In 2016, the New Hampshire Council on the Arts awarded state money to Antrim Elementary School and ConVal High School for artist in residence programs, Monadnock Music in Peterborough, and Antrim resident Loranne Carey-Block for a traditional arts apprenticeship in Abenaki ash basket weaving.

“These Council on the Arts grants are the best thing going,” she said. Her son also participated in grant programs for playing bagpipes and the fiddle.

The council also allocated a larger amount of NEA funds to a variety of local institutions, including the recently-wrapped Monadnock International Film Festival.

The Crotched Mountain Foundation in Greenfield received a grant of $3,600 for an arts in health program.

TEAM Jaffrey was granted $4,000 for community engagement for summer music on the town common.

The Monadnock Chorus, based in Peterborough, got $2,250 for community engagement for various performances, including using period instruments.

Andy’s Summer Playhouse in Wilton and the Peterborough Players got grants for investment in cultural infrastructure, valuing $6,500 and $9,500 respectively.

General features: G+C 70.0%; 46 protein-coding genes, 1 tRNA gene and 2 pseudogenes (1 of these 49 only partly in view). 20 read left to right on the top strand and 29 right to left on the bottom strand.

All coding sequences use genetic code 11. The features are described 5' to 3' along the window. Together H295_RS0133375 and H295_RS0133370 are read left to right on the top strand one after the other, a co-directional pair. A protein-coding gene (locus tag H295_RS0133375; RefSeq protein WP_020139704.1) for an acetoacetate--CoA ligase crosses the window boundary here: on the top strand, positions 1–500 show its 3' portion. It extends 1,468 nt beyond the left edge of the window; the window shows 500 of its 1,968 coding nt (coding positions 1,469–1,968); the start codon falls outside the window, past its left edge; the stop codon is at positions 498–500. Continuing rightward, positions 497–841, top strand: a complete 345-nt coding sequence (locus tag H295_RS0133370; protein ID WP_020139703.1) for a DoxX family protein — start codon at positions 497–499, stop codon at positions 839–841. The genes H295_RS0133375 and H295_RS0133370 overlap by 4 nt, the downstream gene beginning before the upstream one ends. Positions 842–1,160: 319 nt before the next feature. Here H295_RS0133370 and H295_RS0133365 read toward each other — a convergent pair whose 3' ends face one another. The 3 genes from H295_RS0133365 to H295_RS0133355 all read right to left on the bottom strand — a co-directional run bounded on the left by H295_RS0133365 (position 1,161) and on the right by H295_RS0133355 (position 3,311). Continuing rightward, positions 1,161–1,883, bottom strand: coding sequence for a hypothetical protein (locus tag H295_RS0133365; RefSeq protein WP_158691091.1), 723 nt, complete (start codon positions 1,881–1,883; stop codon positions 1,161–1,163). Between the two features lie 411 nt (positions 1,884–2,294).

That is the federal money awarded by the state. In the past few years, the endowment has also given money directly to regional programs.

In 2015, Peterborough’s Monadnock Music was granted $10,000.

The MacDowell Colony was granted $40,000 in 2015, $35,000 in 2016, and $25,000 in 2017.

Electric Earth Concerts, which strives to bring affordable music performances to schools and the public and is based in Peterborough, is getting $10,000 in 2017.

According to the New Hampshire Council on the Arts, these grants help leverage private funding. According to Lupi, a study done in 2016 showed that $245,000 in grant money helped organizations leverage $14.5 million, a ratio of about 59 to 1.

“The investment goes a long way,” she said.

The MacDowell Colony, the nation’s oldest artist colony, released a statement that it is concerned about possibly losing NEA funding and said the colony has been supported since the NEA was created.

“Their guidance has helped us become the leading program in the country, helping MacDowell being singled out for the National Medal for the Arts,” Executive Director Cheryl A. Young said in the release. “Without the grant, MacDowell will have to divert energy to replacing those funds instead of using new funding to remain current with changing times.”

The NEA and sister National Endowment for the Humanities were founded in 1965. In the National Foundation of the Arts and Humanities Act, which created them, it says, “An advanced civilization must not limit its efforts to science and technology alone, but must give full value and support to the other great branches of scholarly and cultural activity in order to achieve a better understanding of the past, a better analysis of the present, and a better view of the future.”